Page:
Amy and I are currently making our way through J.R.R. Tolkien’s wonderful book Letters From Father Christmas. It’s an anthology of letters and drawings Tolkien wrote to his own children (in the guise of Santa), and it’s beautiful, heartwarming, and I can’t recommend it enough. And I’m not even getting any inducements for that endorsement this time. Blimey, it must be good.
In fact this, alongside Wind in the Willows and The Magic Pudding, was one of the the first books I ever bought Amy. I wanted to pass on a sort of literary legacy of treasured books from my own childhood (I actually never owned a copy of Letters from Father Christmas, but I had it on almost permanent perpetual loan from the library).
But reading it with Amy has made me feel a little guilty. If I was a proper Dad shouldn’t I be lovingly crafting elaborate letters from Santa and weaving intricate fantasy worlds for my kids to explore?
Ok, perhaps I’m being a little hard on myself. In a battle of creativity between myself and J.R.R. Tolkien I’m pretty much always going to come in last (however he does lose a great many points for inventing Tom bloody Bombadil). The fact remains, however, that I’m not particularly good at using my creative urges for the benefit of my children.
Take art for example. We’ve been doing the majority of our Christmas shopping online this year, and consequently have been getting a fair few boxes through the post. Most have been those boring flat Amazon cardboard cartridge things, but on Monday one arrived that was almost the size of our kitchen.
Wrestling it from the postman my heart began to sink. This box was just too good to pass up. I was going to have to do something arty with the kids.
I know that will deeply shock all those creative wonder-parents out there who make twelve mobiles and fourteen pebble monsters with their kids before breakfast, but I really dislike doing messy craft stuff with my children and tend to avoid it as much as possible.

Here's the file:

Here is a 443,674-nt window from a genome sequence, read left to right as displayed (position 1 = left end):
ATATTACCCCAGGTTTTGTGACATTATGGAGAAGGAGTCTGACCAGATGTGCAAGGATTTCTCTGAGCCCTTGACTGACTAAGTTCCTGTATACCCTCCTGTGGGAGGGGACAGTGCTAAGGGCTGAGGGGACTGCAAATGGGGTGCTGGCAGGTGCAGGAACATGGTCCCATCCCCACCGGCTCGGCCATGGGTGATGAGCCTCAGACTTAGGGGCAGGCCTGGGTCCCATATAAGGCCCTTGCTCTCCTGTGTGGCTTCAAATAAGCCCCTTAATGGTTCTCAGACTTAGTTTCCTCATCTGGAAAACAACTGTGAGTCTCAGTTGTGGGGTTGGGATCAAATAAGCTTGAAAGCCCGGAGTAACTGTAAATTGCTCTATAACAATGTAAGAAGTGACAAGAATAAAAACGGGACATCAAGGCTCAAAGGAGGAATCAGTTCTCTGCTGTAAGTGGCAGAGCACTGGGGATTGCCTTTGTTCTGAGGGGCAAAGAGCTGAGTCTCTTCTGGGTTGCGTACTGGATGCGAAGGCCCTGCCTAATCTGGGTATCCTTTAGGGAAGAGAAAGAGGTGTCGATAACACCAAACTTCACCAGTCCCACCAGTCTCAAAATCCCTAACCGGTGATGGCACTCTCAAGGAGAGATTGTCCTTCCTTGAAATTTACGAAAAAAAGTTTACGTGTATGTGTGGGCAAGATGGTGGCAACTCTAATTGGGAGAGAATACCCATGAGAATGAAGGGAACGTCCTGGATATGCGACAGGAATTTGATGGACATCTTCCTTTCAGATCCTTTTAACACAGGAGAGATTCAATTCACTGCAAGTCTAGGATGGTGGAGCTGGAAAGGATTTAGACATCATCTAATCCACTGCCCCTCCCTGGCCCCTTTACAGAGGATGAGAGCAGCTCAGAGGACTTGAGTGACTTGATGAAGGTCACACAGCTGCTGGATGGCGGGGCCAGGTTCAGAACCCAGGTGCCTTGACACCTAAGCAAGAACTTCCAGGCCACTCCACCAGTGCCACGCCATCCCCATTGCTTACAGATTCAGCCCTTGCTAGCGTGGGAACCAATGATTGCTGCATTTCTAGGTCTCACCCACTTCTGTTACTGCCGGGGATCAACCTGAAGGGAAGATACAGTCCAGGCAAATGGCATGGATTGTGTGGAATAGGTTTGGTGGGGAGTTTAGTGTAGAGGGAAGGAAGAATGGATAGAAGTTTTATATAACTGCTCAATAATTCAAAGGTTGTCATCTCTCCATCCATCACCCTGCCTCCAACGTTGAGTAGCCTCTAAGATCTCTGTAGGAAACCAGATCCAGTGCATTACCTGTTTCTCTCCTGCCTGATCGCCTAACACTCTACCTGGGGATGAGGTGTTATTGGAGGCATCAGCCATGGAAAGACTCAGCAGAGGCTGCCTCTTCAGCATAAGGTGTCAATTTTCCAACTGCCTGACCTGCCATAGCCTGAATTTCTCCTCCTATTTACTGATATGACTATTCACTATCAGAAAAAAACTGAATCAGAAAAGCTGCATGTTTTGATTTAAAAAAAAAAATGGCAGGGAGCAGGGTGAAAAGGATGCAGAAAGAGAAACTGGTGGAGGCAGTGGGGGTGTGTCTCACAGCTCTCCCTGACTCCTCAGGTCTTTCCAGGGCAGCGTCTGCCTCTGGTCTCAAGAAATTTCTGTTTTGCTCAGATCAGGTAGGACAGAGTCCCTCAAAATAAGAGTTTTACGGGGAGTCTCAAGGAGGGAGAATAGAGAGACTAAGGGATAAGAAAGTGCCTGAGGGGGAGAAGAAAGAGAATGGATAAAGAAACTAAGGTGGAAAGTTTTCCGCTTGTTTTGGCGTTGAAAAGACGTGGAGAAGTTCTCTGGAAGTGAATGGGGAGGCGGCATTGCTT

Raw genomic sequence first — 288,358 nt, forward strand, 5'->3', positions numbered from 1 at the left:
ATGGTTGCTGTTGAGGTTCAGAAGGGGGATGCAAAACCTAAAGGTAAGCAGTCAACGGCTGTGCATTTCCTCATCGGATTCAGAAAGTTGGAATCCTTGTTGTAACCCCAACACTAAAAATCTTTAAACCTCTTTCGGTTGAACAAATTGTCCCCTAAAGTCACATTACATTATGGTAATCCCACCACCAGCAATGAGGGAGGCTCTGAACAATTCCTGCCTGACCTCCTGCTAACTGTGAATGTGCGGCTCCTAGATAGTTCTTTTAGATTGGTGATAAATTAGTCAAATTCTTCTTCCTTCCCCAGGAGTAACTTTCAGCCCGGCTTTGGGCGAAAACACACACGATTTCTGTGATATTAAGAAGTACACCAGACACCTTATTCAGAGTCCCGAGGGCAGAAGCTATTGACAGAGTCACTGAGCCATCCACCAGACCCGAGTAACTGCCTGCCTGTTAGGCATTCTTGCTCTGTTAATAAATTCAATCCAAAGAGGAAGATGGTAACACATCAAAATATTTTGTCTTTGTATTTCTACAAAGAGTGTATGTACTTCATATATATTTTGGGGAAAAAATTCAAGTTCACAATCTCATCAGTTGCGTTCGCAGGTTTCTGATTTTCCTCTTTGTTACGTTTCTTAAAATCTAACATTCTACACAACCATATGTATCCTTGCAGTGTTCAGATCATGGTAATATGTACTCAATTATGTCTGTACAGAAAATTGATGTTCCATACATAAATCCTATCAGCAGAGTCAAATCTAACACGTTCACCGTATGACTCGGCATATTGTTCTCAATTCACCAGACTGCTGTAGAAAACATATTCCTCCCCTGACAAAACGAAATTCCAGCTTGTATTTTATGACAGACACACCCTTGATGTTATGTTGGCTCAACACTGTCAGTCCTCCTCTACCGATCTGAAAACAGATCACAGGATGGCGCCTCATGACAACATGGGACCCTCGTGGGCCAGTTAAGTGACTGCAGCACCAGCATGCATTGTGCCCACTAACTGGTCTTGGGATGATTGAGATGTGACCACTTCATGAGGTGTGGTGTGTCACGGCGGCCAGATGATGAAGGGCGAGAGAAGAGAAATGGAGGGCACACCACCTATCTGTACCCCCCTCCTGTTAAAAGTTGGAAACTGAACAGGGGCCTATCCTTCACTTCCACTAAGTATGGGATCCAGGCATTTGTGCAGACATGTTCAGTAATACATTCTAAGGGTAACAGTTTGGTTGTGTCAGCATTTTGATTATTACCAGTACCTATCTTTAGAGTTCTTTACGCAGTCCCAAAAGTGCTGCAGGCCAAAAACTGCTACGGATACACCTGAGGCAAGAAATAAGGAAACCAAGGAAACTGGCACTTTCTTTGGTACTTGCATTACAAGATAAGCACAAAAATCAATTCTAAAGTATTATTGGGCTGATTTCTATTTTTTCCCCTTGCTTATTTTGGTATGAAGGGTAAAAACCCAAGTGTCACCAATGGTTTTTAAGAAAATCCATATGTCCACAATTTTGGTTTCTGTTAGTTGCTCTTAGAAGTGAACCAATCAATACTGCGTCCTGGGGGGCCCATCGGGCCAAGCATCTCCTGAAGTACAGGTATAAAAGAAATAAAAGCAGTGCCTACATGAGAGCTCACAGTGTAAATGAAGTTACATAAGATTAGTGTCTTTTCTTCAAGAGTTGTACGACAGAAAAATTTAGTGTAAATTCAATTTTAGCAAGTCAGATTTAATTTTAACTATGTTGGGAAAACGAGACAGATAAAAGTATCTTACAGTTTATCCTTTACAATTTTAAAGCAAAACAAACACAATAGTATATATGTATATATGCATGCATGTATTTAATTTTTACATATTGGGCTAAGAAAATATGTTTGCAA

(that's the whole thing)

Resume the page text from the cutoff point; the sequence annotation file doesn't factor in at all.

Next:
No one could accuse me of being house proud. In fact we generally ask visitors to keep on their shoes just in case our carpet gets their socks dirty. However there is something about Evan and Amy brandishing heavily laden paint brushes that brings out my inner Hyacinth Bucket.
I’m the same with other craft materials. I blame Steve Jobs. I once got told off by the man at the Apple shop for the amount of glitter secreted in the crevices of my Macbook and I’ve been traumatised about it ever since. Perhaps I should sue.
But as I say, this box was just too good to pass up. And so after school on Wednesday night out came the poster paints and the brushes and on went my calm parent poker face. After a number of heavy handed instructions about the necessity of not painting on the carpet, sofa, themselves, or each other we set to it.
And so now we have a huge multicolored box taking up about 45% of our living room’s floorspace. What’s more, because it’s the kids pride and joy we face an outright mutiny every time we suggest throwing it away.
But I have a cunning plan. I’m going to persuade Amy that if she writes her Christmas list on it and posts it off to Santa then its size and bright colors will ensure it stands out vividly against all the other children’s letters. Thus ensuring her the much coveted Puppy in my pocket pet paradise on Christmas day.
Kapow! Take that Tolkien! You might have the edge on creativity and quality, but my efforts far outstrip yours on the evil genius front.
Although there is still that Tom Bombadil thing. Curse your eyes Tolkien, you may have won again this time. But I’ll be back damn you, I’ll be back.